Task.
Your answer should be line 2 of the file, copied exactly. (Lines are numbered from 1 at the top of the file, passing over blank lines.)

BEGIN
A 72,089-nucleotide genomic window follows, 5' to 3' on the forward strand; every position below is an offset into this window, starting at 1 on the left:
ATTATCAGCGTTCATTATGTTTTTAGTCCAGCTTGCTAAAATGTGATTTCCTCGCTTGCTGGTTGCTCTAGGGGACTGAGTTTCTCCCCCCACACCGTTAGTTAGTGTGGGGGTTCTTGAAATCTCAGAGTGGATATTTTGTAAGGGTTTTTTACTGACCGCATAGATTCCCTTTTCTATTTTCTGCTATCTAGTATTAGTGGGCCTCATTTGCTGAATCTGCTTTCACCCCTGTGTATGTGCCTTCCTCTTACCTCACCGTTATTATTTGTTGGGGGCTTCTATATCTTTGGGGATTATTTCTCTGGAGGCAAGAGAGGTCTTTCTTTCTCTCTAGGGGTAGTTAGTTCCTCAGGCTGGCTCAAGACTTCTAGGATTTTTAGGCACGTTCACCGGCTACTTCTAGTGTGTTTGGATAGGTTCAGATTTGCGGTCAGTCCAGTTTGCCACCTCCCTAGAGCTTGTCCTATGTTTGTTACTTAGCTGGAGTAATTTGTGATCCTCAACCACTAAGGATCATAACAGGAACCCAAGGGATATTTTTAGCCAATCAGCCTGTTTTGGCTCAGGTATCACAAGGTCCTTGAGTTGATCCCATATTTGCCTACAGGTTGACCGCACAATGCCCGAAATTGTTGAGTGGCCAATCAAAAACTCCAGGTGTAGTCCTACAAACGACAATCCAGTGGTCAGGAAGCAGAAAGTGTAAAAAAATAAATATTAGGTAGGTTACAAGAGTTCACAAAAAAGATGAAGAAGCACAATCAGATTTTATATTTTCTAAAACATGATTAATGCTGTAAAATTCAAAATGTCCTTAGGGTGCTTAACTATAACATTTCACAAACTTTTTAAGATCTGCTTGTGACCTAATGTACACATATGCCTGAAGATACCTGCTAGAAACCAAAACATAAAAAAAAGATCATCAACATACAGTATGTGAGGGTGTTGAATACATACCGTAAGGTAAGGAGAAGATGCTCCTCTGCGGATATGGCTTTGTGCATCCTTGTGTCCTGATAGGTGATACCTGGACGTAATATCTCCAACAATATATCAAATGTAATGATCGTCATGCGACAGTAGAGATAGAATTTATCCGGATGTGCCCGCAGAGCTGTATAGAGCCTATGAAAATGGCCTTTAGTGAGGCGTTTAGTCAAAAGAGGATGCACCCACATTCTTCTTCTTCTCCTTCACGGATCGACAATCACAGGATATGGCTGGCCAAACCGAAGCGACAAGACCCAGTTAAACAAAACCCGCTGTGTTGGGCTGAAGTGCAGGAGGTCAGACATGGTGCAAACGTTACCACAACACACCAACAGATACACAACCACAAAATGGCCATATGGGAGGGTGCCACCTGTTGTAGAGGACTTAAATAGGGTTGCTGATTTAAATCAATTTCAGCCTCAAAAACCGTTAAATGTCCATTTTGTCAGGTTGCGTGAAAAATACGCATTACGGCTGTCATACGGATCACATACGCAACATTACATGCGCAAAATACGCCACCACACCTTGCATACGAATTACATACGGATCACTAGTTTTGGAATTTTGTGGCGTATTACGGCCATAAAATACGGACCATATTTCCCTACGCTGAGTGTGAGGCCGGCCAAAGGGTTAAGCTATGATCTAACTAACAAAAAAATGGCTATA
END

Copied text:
ATTATCAGCGTTCATTATGTTTTTAGTCCAGCTTGCTAAAATGTGATTTCCTCGCTTGCTGGTTGCTCTAGGGGACTGAGTTTCTCCCCCCACACCGTTAGTTAGTGTGGGGGTTCTTGAAATCTCAGAGTGGATATTTTGTAAGGGTTTTTTACTGACCGCATAGATTCCCTTTTCTATTTTCTGCTATCTAGTATTAGTGGGCCTCATTTGCTGAATCTGCTTTCACCCCTGTGTATGTGCCTTCCTCTTACCTCACCGTTATTATTTGTTGGGGGCTTCTATATCTTTGGGGATTATTTCTCTGGAGGCAAGAGAGGTCTTTCTTTCTCTCTAGGGGTAGTTAGTTCCTCAGGCTGGCTCAAGACTTCTAGGATTTTTAGGCACGTTCACCGGCTACTTCTAGTGTGTTTGGATAGGTTCAGATTTGCGGTCAGTCCAGTTTGCCACCTCCCTAGAGCTTGTCCTATGTTTGTTACTTAGCTGGAGTAATTTGTGATCCTCAACCACTAAGGATCATAACAGGAACCCAAGGGATATTTTTAGCCAATCAGCCTGTTTTGGCTCAGGTATCACAAGGTCCTTGAGTTGATCCCATATTTGCCTACAGGTTGACCGCACAATGCCCGAAATTGTTGAGTGGCCAATCAAAAACTCCAGGTGTAGTCCTACAAACGACAATCCAGTGGTCAGGAAGCAGAAAGTGTAAAAAAATAAATATTAGGTAGGTTACAAGAGTTCACAAAAAAGATGAAGAAGCACAATCAGATTTTATATTTTCTAAAACATGATTAATGCTGTAAAATTCAAAATGTCCTTAGGGTGCTTAACTATAACATTTCACAAACTTTTTAAGATCTGCTTGTGACCTAATGTACACATATGCCTGAAGATACCTGCTAGAAACCAAAACATAAAAAAAAGATCATCAACATACAGTATGTGAGGGTGTTGAATACATACCGTAAGGTAAGGAGAAGATGCTCCTCTGCGGATATGGCTTTGTGCATCCTTGTGTCCTGATAGGTGATACCTGGACGTAATATCTCCAACAATATATCAAATGTAATGATCGTCATGCGACAGTAGAGATAGAATTTATCCGGATGTGCCCGCAGAGCTGTATAGAGCCTATGAAAATGGCCTTTAGTGAGGCGTTTAGTCAAAAGAGGATGCACCCACATTCTTCTTCTTCTCCTTCACGGATCGACAATCACAGGATATGGCTGGCCAAACCGAAGCGACAAGACCCAGTTAAACAAAACCCGCTGTGTTGGGCTGAAGTGCAGGAGGTCAGACATGGTGCAAACGTTACCACAACACACCAACAGATACACAACCACAAAATGGCCATATGGGAGGGTGCCACCTGTTGTAGAGGACTTAAATAGGGTTGCTGATTTAAATCAATTTCAGCCTCAAAAACCGTTAAATGTCCATTTTGTCAGGTTGCGTGAAAAATACGCATTACGGCTGTCATACGGATCACATACGCAACATTACATGCGCAAAATACGCCACCACACCTTGCATACGAATTACATACGGATCACTAGTTTTGGAATTTTGTGGCGTATTACGGCCATAAAATACGGACCATATTTCCCTACGCTGAGTGTGAGGCCGGCCAAAGGGTTAAGCTATGATCTAACTAACAAAAAAATGGCTATA